The Regional District of Kitimat-Stikine has thrown in their opinion that the Enbridge Northern Gateway proposal is no good for the region.
The district board passed a motion that they oppose the project. Among the opponents of the motion was Kitimat Council appointee Corinne Scott, however she said that her vote against it at the regional district does not indicate support for the pipeline.
Rather, she had no choice but to vote and voting ‘no’ was the only way to maintain the neutrality position that Kitimat Council has taken.
“I support the process that’s put in place by the National Energy Board to review all aspects of the proposed Northern Gateway Pipeline,” she said.
She reiterated the council’s position to wait until the Joint Review Panel (JRP) releases their recommendations before they decide whether to support or oppose the project.
However, based on the rules in the Community Charter, which applies to her position as a director on the regional district board, she could not abstain from voting, an action some people have told her she should have taken.
She explained that unless there’s a conflict of interest, a representative either on councils or regional district boards has to vote — failing to raise your hand in a vote is considered a vote in the positive.
“We can not abstain from voting,” she said, a position she spoke to at the Sept. 17 Kitimat council meeting.
Voting in favour of the motion at the Sept. 14 board meeting were Telegraph Creek director David Brocklebank, Dease Lake alternate director Joey Waite, Terrace municipal directors Dave Pernarowski and Bruce Bidgood, Nass director (and regional district chair) Harry Nyce, Hazelton mayor Alice Maitland, Kispiox/Kitwanga director Linda Pierre and Diana Penner (who was sitting in for absent regular director Doug McLeod) for the area around Terrace.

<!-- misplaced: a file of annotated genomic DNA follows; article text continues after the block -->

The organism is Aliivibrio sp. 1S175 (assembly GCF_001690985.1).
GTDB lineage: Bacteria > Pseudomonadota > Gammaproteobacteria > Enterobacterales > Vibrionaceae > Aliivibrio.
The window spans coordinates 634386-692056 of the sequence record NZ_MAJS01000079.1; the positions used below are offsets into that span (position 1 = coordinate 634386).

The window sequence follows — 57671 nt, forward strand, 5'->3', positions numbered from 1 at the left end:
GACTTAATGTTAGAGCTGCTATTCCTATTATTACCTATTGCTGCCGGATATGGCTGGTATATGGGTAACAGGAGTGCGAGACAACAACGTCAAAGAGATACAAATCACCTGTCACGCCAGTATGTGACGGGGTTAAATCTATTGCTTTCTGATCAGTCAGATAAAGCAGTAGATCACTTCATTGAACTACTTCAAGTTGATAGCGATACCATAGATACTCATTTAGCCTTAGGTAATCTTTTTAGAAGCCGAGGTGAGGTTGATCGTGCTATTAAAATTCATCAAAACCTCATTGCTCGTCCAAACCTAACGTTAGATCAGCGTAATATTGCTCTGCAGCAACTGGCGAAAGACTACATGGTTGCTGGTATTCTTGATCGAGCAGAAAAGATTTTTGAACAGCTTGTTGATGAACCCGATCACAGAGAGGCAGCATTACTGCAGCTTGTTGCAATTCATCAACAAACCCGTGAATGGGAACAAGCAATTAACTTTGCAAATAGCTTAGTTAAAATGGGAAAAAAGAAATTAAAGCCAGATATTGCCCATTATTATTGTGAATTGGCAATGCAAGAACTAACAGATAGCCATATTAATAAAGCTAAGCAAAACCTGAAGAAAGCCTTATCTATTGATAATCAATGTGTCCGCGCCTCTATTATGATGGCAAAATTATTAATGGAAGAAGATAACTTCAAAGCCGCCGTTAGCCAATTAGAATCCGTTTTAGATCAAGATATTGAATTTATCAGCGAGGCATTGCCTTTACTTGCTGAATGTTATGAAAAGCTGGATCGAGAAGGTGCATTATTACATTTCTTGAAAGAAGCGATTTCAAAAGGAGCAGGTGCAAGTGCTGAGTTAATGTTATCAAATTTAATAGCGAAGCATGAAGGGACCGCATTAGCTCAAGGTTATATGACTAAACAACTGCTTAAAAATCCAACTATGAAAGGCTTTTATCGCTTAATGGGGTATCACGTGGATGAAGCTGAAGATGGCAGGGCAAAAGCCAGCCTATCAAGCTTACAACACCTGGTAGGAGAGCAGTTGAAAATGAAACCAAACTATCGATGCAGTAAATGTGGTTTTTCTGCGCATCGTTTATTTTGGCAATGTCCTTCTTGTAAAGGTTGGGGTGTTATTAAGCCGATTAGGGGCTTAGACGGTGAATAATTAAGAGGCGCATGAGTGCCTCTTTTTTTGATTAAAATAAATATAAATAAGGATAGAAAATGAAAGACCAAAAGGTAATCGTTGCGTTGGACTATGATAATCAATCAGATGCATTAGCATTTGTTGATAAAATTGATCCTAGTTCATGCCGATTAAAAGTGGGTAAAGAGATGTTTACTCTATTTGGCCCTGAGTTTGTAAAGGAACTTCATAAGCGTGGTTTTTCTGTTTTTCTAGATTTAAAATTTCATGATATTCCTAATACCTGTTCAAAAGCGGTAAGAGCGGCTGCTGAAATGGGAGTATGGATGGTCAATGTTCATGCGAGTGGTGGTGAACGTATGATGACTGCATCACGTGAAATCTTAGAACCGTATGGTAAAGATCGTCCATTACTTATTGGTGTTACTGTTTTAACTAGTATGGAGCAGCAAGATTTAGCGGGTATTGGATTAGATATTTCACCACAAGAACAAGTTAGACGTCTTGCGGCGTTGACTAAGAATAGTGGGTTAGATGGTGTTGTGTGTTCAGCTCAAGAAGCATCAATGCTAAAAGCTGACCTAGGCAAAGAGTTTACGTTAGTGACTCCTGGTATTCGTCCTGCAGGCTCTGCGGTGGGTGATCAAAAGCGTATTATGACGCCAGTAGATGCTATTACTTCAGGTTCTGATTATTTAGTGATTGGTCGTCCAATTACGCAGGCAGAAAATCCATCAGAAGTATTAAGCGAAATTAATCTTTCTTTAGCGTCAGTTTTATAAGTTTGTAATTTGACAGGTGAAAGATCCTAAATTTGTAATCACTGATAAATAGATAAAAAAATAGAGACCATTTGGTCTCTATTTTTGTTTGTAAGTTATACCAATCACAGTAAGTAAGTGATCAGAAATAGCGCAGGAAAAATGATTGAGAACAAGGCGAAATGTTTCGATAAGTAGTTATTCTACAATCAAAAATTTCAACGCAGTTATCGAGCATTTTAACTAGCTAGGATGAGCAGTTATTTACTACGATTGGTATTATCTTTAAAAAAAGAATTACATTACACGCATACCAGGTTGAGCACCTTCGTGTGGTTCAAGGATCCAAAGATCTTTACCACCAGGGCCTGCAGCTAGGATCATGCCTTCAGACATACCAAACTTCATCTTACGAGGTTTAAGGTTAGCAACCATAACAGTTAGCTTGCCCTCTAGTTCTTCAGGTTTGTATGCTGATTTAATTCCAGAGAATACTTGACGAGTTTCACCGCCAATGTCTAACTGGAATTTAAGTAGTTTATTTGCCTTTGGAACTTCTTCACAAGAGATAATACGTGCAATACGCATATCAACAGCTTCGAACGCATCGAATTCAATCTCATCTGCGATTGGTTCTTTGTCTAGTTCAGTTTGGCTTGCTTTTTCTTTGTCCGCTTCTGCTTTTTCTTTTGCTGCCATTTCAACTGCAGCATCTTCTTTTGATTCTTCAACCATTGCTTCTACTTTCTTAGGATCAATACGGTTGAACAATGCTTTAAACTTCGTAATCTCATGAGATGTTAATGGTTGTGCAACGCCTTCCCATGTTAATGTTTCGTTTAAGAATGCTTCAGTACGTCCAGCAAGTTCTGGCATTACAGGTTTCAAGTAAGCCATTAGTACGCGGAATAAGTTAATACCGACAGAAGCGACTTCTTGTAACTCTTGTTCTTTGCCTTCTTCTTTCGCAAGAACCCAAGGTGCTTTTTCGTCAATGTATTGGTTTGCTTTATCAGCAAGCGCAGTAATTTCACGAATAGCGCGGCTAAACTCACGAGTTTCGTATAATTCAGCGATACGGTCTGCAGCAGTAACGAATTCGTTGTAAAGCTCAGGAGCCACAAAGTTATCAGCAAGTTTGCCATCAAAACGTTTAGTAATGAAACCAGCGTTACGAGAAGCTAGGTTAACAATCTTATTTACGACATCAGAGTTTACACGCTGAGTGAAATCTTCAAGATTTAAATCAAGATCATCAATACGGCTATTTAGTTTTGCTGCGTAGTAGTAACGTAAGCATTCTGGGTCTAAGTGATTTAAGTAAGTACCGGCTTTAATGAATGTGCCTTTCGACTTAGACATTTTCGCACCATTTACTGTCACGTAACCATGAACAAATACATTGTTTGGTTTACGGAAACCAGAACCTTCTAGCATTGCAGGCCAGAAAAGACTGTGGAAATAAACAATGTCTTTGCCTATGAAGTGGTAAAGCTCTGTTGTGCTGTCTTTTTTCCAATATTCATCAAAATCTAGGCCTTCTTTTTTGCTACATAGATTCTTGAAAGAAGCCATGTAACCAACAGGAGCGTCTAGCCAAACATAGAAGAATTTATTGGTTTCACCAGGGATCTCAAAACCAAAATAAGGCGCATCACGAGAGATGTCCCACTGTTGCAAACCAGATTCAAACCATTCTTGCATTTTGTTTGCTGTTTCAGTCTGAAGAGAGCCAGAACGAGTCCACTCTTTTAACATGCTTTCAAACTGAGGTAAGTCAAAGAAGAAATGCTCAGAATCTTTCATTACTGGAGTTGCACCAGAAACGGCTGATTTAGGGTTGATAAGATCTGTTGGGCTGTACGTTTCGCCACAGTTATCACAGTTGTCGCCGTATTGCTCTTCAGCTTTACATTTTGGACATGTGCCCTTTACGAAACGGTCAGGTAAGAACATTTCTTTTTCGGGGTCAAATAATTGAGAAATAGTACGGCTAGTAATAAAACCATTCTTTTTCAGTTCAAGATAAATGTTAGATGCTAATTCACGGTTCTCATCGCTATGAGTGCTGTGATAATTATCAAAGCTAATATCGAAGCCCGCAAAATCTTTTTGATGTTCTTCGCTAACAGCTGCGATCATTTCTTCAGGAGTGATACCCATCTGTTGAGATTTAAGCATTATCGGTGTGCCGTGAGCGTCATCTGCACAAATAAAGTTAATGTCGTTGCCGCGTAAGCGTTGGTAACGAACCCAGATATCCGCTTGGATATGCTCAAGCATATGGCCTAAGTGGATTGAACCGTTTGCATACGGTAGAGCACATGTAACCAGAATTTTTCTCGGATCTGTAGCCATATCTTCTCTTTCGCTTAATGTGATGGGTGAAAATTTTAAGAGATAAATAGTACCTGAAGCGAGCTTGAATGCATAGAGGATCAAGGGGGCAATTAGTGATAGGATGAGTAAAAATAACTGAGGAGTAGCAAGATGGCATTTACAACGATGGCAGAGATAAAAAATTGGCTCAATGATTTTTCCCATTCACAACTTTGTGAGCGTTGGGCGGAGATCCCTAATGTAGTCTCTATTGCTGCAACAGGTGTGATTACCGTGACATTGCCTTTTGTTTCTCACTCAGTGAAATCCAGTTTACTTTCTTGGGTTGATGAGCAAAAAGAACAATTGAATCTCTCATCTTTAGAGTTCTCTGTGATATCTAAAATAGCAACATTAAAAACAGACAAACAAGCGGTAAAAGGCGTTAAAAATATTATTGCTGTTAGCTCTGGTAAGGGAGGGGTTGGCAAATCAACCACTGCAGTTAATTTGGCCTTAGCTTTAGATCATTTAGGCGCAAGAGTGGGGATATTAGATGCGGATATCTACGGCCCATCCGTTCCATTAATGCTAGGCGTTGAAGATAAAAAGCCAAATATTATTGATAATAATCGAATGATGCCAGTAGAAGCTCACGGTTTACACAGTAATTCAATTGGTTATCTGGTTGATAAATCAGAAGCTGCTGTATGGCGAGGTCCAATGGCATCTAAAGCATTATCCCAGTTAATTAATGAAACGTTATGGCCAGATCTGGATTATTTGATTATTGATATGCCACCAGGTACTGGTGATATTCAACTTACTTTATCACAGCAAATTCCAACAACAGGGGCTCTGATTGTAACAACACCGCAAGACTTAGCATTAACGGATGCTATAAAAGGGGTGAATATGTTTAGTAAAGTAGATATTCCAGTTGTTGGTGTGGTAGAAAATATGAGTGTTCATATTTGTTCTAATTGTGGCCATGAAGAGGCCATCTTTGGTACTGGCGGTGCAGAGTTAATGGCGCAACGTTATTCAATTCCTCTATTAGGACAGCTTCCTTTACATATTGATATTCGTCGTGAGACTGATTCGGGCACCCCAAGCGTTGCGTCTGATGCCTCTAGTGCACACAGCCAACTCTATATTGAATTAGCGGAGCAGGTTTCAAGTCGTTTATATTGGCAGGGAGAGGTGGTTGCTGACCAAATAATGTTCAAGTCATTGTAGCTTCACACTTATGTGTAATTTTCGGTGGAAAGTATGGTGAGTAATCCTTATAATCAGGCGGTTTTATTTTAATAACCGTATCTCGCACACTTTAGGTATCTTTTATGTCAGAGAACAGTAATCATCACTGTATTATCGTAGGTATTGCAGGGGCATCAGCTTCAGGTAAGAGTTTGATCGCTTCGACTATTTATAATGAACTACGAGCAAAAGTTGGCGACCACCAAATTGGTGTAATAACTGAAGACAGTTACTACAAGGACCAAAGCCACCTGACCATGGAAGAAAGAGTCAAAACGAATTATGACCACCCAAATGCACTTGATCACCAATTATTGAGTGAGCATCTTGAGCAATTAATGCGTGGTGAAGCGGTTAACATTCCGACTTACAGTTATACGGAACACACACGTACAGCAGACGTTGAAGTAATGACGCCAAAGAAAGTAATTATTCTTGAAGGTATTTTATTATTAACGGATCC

Voting against the motion were Thornhill director Ted Ramsey, Kitimat municipal director Scott, New Hazelton mayor Gail Lowry and Stewart municipal director Billie Ann Belcher.
At the meeting, Scott said that “Voting against it is to oppose the political process and I feel strongly we have to allow the JRP to complete its findings.”
Bidgood said the review was supposed to be independent and not political and that he had been greatly influenced by the prime minister and federal finance minister supporting the project. “What attracted me to northern B.C. was its beauty,” he said. “If there was an environmental [disaster], I would have a hard time looking at the next generation and saying I didn’t do anything to oppose it.”
Ted Ramsey agreed with Scott, saying his constituents wanted him to remain neutral. Brocklebank said he had yet to talk to anyone who supported the pipeline project.
-With files from the Terrace Standard